We got there and had an absolute blast. We all had so much fun with very little bickers. 

Back in March I had started to have some issues with belly swelling.  Nothing too terrible, but noticable. Having just a little trouble with the button on my pants.  No biggie.  I continued to swell up to the trip.  By the time we went on the trip I actually had to buy new pants.  I knew there was an issue, but it was something I wanted to take care of after the trip.  I probably shouldn’t of waited, but I can’t change that now.  And I have no regrets about going on that trip.

So back to Disney…  I was supposed to do a scuba dive in the huge aquarium they have there.  It was just me in the group which was super awesome.  I got suited up, got my BC and tank on and got into the water.  Because of the swelling I could not catch my breathe.  I tried and tried everything, but I just couldn’t do it.  It was heart breaking and I knew at that point things were bad.  I had let things get very bad.

On the second to last day to going home, we had split up that day for awhile and for my last ride of the night I got on the Rockin’ Roller coaster. Total blast.  I go to get off and the person next to me is standing over me waiting to get out.  I’ve been pretty slow getting in and out of the rides because the swelling had also moved into my legs.  My bag got caught as I was pulling it out and I was flustered by the girl standing over me that as I tried to pull myself up I fell out.  Fell pretty hard on my shoulder.  I was OK but pretty embarrassed.  Then the following day, I was still a bit sore but managed to walk around without issue all day, until the end of the day, that is.  I had to use the restroom and I was the only one so I left my stuff with those that were waiting and I headed up the walkway.  I heard this man yelling at his kid, “Hey!  Pay attention!  You’re not looking where you’re going!” and before I knew it, his feet were tangled in mine and down I went. HARD.  I fell right on my swollen belly.  I’m not entirely sure, but it felt like one of the worst falls I’ve ever had.  It took awhile but I was finally able to get up and finished out the night quite sore, but I managed.  No rides though.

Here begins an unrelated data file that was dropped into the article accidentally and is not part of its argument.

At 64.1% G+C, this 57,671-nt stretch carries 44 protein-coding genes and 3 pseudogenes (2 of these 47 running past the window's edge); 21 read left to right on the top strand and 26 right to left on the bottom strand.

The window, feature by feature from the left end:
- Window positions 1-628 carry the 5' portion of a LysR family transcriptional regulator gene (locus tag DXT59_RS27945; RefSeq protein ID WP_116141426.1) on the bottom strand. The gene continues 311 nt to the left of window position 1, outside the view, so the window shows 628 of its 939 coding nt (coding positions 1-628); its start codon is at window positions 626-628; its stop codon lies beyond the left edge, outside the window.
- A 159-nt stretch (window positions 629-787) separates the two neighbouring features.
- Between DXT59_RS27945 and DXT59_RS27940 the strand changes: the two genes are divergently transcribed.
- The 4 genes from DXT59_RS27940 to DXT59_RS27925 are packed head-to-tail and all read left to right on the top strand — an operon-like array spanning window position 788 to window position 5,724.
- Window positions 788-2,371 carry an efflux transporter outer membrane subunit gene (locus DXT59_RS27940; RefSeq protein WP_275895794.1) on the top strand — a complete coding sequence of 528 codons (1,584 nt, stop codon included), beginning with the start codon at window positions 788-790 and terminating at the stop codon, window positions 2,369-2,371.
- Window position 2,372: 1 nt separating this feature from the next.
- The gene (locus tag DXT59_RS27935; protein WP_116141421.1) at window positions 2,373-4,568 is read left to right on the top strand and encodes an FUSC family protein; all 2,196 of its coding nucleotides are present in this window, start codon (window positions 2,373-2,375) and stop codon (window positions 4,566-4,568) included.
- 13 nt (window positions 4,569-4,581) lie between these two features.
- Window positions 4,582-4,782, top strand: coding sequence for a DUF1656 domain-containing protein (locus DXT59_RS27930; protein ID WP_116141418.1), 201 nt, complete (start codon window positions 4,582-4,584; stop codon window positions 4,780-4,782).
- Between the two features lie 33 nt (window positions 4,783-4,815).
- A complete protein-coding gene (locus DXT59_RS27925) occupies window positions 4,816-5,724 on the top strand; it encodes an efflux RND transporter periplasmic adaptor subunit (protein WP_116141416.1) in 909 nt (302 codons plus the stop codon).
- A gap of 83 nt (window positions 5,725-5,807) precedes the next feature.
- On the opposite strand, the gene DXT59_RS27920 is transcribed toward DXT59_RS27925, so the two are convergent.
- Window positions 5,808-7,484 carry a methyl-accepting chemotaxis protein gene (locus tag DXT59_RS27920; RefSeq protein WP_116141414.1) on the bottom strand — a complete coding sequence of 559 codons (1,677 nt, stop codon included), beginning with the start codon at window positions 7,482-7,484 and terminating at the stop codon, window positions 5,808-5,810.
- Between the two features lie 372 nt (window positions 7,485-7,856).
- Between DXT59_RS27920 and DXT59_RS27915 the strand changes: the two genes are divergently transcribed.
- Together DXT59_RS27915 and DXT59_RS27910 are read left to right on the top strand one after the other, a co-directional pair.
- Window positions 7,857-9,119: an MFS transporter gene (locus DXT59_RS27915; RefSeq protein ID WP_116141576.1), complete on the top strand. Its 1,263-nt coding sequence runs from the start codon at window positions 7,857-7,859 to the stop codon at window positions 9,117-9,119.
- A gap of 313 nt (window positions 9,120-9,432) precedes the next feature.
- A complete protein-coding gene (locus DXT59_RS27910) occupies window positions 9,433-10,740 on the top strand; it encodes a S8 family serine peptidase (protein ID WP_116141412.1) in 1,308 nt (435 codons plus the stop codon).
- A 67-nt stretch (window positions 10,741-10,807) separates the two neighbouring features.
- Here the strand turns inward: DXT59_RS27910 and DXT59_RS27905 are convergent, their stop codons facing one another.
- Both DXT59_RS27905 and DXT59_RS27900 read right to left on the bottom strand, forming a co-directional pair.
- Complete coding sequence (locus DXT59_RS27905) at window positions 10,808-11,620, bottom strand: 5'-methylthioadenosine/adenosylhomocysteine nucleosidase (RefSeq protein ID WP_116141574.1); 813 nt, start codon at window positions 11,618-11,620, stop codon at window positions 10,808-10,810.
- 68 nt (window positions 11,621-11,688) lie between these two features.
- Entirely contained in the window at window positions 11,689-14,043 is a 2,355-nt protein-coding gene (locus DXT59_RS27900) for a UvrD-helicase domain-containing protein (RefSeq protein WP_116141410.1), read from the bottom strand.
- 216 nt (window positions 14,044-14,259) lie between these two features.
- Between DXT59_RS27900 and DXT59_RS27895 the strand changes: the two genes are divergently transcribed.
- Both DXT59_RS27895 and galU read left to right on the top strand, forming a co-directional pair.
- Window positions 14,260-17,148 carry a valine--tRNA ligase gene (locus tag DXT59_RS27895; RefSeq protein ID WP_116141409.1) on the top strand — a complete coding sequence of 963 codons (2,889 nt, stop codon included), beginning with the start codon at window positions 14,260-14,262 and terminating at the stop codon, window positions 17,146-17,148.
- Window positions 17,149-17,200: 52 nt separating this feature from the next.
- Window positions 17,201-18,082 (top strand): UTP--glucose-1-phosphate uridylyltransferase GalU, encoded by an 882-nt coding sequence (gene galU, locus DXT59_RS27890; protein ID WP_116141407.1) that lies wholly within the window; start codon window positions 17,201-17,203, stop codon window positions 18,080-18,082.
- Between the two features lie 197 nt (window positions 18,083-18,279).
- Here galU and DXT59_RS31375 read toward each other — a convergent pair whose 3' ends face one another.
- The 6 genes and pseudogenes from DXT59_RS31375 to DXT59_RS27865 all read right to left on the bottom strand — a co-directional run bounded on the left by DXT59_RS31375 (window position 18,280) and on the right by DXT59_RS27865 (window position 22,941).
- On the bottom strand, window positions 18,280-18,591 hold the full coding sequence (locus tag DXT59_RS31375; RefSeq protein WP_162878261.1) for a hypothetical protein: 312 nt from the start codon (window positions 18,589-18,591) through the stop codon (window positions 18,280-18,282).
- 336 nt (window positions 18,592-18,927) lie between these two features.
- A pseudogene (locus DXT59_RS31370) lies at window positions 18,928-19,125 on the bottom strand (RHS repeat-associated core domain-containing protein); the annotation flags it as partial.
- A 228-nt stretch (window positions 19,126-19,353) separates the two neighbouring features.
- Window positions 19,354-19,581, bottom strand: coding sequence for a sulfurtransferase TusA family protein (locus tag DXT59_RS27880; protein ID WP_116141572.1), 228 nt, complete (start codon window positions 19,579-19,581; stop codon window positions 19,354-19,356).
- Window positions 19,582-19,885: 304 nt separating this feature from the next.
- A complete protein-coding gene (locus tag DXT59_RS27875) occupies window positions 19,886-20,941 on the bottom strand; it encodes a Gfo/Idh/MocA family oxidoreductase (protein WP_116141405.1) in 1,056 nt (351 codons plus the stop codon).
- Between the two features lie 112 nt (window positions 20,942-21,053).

As we packed to go home I decided that I should probably go get checked out right away.  I still had a lot of pain, of course, but who knows what else was happening.  Internal bleeding?  Brusing in the wrong places.  Plus this whole swelling thing.  So I went straight from the airport to the hospital.